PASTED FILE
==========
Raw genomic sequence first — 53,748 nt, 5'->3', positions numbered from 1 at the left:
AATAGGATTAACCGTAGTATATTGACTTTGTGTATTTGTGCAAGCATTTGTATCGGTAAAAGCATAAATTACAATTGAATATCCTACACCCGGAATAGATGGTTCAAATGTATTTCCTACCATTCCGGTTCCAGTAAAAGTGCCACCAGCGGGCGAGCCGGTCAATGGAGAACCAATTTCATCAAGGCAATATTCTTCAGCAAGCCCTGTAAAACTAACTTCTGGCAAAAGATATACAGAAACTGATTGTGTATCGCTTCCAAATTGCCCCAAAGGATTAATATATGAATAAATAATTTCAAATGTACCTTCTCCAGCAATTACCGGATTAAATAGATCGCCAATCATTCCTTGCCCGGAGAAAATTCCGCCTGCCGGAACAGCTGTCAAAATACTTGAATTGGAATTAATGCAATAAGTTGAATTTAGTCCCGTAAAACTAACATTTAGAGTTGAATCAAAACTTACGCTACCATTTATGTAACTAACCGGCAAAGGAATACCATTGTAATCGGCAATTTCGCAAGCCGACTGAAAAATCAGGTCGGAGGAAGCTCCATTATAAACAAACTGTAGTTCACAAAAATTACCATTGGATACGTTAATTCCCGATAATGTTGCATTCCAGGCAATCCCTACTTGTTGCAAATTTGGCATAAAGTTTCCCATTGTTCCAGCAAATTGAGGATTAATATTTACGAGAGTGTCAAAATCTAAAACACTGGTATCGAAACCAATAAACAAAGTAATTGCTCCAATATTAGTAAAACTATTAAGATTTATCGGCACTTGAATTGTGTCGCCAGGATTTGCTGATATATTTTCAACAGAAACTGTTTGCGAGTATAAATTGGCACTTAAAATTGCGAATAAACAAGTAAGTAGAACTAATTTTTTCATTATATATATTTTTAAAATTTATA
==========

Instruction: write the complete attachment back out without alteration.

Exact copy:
Raw genomic sequence first — 53,748 nt, 5'->3', positions numbered from 1 at the left:
AATAGGATTAACCGTAGTATATTGACTTTGTGTATTTGTGCAAGCATTTGTATCGGTAAAAGCATAAATTACAATTGAATATCCTACACCCGGAATAGATGGTTCAAATGTATTTCCTACCATTCCGGTTCCAGTAAAAGTGCCACCAGCGGGCGAGCCGGTCAATGGAGAACCAATTTCATCAAGGCAATATTCTTCAGCAAGCCCTGTAAAACTAACTTCTGGCAAAAGATATACAGAAACTGATTGTGTATCGCTTCCAAATTGCCCCAAAGGATTAATATATGAATAAATAATTTCAAATGTACCTTCTCCAGCAATTACCGGATTAAATAGATCGCCAATCATTCCTTGCCCGGAGAAAATTCCGCCTGCCGGAACAGCTGTCAAAATACTTGAATTGGAATTAATGCAATAAGTTGAATTTAGTCCCGTAAAACTAACATTTAGAGTTGAATCAAAACTTACGCTACCATTTATGTAACTAACCGGCAAAGGAATACCATTGTAATCGGCAATTTCGCAAGCCGACTGAAAAATCAGGTCGGAGGAAGCTCCATTATAAACAAACTGTAGTTCACAAAAATTACCATTGGATACGTTAATTCCCGATAATGTTGCATTCCAGGCAATCCCTACTTGTTGCAAATTTGGCATAAAGTTTCCCATTGTTCCAGCAAATTGAGGATTAATATTTACGAGAGTGTCAAAATCTAAAACACTGGTATCGAAACCAATAAACAAAGTAATTGCTCCAATATTAGTAAAACTATTAAGATTTATCGGCACTTGAATTGTGTCGCCAGGATTTGCTGATATATTTTCAACAGAAACTGTTTGCGAGTATAAATTGGCACTTAAAATTGCGAATAAACAAGTAAGTAGAACTAATTTTTTCATTATATATATTTTTAAAATTTATA